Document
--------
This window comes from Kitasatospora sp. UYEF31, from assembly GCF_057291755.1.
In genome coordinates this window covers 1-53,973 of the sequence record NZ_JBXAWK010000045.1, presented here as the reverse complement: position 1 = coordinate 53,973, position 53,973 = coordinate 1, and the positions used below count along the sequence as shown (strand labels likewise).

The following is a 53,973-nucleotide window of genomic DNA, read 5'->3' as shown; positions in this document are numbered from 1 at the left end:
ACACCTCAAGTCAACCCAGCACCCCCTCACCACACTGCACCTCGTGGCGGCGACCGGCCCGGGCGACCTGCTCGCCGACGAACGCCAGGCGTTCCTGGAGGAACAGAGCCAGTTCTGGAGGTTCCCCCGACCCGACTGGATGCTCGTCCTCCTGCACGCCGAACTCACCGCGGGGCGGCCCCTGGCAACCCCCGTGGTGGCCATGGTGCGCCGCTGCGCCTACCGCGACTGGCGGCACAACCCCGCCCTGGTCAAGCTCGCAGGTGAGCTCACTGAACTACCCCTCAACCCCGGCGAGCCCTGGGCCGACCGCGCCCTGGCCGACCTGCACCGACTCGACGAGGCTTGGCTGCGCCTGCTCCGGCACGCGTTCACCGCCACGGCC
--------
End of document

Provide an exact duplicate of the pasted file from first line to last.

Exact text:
This window comes from Kitasatospora sp. UYEF31, from assembly GCF_057291755.1.
In genome coordinates this window covers 1-53,973 of the sequence record NZ_JBXAWK010000045.1, presented here as the reverse complement: position 1 = coordinate 53,973, position 53,973 = coordinate 1, and the positions used below count along the sequence as shown (strand labels likewise).

The following is a 53,973-nucleotide window of genomic DNA, read 5'->3' as shown; positions in this document are numbered from 1 at the left end:
ACACCTCAAGTCAACCCAGCACCCCCTCACCACACTGCACCTCGTGGCGGCGACCGGCCCGGGCGACCTGCTCGCCGACGAACGCCAGGCGTTCCTGGAGGAACAGAGCCAGTTCTGGAGGTTCCCCCGACCCGACTGGATGCTCGTCCTCCTGCACGCCGAACTCACCGCGGGGCGGCCCCTGGCAACCCCCGTGGTGGCCATGGTGCGCCGCTGCGCCTACCGCGACTGGCGGCACAACCCCGCCCTGGTCAAGCTCGCAGGTGAGCTCACTGAACTACCCCTCAACCCCGGCGAGCCCTGGGCCGACCGCGCCCTGGCCGACCTGCACCGACTCGACGAGGCTTGGCTGCGCCTGCTCCGGCACGCGTTCACCGCCACGGCC